COLLEGE STATION, Texas — Ed Orgeron paraded around Kyle Field like a champion gladiator having bludgeoned his competitor in the Coliseum.
This was a victory lap on an opponent’s field, a celebratory march across Texas A&M’s turf after LSU’s 54-39 rout of the Aggies. It was, possibly, a final hurrah for Orgeron as LSU’s interim coach, his last march, potentially, with such a title.
Players drenched him with Gatorade. They hugged him, and he embraced them.
“Love you,” tight end Colin Jeter whispered in his ear.
Some school administrators bear-hugged the big Cajun, and the small contingent of LSU fans remaining in the stands chanted, “Coach O! Coach O! Coach O!”
In the locker room, they were chanting something different.
“Keep Coach O!” LSU players boomed. “Keep Coach O! Keep Coach O!”
Orgeron’s fate was uncertain in the wee hours of Friday morning. He was set to meet with LSU athletic director Joe Alleva later Friday, presenting to his current boss a long-term plan and vision for the program. That's expected to include the hiring of an offensive coordinator with a proven and successful track record.
Asked about the meeting twice afterward, Orgeron declined to speak about it or even confirm it. The 55-year-old was in no mood to discuss his uncertain future during this postgame celebration.
“We’re going to celebrate the win tonight, I know that,” Orgeron said. “I might have some oyster dressing when I get home.”
His team put up 622 yards, at one point led 41-17 and cruised to a sixth straight win over the SEC West rival Aggies (8-4, 4-4 Southeastern) — all of it with four starters missing. The rousing victory — and the 5-2 finish with Orgeron as interim coach — does little to quell the disappointment of this year, though.
A team that started in the preseason top five finished the regular season 7-4 and 5-3 in the SEC, and it’s likely bound for a lower-tier bowl, like the Liberty, Music City or Belk.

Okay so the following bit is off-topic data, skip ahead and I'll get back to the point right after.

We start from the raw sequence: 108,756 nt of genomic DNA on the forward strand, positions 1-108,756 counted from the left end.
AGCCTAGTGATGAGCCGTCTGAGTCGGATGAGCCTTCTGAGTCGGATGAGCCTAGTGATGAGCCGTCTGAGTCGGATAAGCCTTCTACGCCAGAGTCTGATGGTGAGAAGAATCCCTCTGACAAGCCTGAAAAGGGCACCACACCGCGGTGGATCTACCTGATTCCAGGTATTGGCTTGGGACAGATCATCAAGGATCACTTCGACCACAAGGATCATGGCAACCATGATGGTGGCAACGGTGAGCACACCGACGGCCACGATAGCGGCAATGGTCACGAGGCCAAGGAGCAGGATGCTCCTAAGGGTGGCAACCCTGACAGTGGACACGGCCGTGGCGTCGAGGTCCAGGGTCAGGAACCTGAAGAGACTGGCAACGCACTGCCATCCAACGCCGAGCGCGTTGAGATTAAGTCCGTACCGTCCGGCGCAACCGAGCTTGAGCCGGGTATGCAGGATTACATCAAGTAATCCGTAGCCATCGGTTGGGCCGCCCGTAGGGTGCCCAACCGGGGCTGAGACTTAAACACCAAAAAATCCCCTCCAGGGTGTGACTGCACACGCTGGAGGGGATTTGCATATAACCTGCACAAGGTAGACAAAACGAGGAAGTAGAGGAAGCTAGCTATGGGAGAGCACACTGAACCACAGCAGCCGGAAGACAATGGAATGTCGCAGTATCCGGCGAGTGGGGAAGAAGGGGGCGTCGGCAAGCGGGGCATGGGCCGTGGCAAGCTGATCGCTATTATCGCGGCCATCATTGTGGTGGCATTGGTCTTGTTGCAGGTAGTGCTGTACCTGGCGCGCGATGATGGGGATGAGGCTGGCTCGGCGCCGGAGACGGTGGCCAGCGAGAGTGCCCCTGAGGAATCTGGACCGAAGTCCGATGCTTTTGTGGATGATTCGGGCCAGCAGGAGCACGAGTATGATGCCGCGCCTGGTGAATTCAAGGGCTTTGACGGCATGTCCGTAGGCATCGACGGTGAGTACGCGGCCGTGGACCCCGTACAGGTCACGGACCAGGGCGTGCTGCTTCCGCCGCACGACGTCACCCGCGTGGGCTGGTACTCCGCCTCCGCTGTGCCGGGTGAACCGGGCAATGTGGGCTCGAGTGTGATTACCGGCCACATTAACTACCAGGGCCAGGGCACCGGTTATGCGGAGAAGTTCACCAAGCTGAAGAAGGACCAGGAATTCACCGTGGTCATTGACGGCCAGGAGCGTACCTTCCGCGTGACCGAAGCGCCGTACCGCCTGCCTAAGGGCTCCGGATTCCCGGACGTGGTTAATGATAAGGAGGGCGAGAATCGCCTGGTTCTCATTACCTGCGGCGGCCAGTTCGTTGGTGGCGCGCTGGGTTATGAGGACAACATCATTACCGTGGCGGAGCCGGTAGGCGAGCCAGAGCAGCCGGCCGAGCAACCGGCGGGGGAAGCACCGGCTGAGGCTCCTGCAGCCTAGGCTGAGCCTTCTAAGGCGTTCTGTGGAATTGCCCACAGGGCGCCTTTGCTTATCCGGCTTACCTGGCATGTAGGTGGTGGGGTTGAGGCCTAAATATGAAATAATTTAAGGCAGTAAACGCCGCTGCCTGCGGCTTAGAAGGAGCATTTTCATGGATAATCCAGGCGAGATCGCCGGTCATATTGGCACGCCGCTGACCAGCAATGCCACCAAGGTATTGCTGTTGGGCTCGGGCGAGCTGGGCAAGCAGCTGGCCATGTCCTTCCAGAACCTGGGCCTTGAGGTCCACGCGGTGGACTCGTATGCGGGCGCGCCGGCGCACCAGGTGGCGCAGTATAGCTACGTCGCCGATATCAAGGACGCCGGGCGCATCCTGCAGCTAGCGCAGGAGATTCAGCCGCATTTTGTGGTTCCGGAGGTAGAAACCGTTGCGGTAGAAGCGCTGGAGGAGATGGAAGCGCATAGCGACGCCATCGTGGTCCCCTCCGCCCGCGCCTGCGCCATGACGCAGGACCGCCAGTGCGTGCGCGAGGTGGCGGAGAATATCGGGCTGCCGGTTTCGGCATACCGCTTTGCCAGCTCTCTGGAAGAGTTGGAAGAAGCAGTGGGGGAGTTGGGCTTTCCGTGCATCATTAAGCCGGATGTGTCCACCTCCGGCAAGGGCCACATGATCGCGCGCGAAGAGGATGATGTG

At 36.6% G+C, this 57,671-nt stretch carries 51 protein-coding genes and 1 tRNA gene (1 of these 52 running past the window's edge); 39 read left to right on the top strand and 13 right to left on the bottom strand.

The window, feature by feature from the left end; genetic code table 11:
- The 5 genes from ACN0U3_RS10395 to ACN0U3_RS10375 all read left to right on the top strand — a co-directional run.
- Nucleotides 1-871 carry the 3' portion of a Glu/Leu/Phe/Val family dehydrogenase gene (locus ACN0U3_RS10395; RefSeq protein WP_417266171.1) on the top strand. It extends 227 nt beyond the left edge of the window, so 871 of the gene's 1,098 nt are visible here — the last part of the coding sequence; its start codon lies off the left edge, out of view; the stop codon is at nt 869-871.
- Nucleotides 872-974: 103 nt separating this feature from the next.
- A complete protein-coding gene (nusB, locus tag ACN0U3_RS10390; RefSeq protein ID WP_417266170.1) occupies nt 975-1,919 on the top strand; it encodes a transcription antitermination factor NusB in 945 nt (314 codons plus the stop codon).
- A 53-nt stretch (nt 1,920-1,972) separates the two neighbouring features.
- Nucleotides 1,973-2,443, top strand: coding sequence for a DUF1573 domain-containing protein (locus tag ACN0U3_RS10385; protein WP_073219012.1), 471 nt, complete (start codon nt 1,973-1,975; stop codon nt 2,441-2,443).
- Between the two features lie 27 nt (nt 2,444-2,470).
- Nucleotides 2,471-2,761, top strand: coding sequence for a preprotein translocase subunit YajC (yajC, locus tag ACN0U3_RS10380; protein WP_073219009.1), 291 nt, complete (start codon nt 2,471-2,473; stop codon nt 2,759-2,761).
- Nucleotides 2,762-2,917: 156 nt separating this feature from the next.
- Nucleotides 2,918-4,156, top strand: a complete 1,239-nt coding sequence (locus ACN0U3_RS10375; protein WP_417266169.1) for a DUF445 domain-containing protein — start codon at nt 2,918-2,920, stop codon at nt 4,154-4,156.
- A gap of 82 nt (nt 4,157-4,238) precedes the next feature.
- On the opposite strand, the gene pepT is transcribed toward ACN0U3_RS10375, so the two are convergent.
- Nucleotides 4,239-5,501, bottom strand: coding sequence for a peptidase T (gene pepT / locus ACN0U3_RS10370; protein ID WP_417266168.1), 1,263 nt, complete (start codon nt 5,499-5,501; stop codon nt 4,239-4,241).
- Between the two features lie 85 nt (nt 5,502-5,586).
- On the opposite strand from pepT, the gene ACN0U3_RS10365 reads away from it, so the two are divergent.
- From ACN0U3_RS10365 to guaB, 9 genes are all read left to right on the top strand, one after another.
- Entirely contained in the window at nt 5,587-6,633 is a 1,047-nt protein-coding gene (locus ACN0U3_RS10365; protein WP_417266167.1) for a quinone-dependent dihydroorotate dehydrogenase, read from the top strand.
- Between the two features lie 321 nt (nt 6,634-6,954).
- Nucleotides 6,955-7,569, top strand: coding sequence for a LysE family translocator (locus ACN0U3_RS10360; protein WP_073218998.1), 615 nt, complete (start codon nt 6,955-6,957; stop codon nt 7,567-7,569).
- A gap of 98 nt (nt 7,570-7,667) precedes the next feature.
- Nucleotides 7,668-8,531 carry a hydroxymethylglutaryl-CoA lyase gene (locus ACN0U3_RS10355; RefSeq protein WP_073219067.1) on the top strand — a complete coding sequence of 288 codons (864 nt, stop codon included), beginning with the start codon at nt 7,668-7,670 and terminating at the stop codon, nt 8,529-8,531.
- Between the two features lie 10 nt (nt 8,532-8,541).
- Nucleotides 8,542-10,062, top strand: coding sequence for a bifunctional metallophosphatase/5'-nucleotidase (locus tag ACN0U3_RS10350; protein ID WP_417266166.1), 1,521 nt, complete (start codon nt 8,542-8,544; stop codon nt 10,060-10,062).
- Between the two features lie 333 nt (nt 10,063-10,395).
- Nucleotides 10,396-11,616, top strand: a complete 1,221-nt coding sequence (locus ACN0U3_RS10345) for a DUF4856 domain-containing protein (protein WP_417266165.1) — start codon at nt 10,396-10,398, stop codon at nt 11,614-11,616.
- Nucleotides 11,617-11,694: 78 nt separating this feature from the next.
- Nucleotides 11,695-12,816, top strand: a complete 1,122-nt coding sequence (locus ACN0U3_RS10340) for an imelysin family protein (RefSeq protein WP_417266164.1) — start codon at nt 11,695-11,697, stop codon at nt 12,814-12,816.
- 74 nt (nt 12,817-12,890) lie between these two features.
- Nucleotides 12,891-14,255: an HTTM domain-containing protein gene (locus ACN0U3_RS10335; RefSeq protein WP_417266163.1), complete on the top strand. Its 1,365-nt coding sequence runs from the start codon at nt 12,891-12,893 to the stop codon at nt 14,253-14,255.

The Tigers came up 1 yard and an extra-point shy of a likely Sugar Bowl berth, falling last week in their home finale against Florida. Multiple sources told The Advocate that Orgeron was the favorite to land the full-time job if the Tigers had beaten Florida and A&M, which would have sent them to the Sugar Bowl.
Orgeron spoke Thursday night like a coach who knew he missed an opportunity.
“I just wish we would have beaten Florida,” he said. “Came up short there. That's the only thing I'd like to take back."
COLLEGE STATION, Texas — The LSU football team was short four injured starters Thursday nigh…
They battled back, though, crushing an A&M team despite the absence of running back Leonard Fournette (ankle injury), linebacker Kendell Beckwith (knee injury), receiver Travin Dural (undisclosed injury) and outside linebacker Arden Key (shoulder injury).
They did it all while reports surfaced from HornsDigest.com and ESPN.com strongly linking Houston coach Tom Herman to LSU’s opening. The school released two statements during the game, shooting down claims that LSU had hired a coach.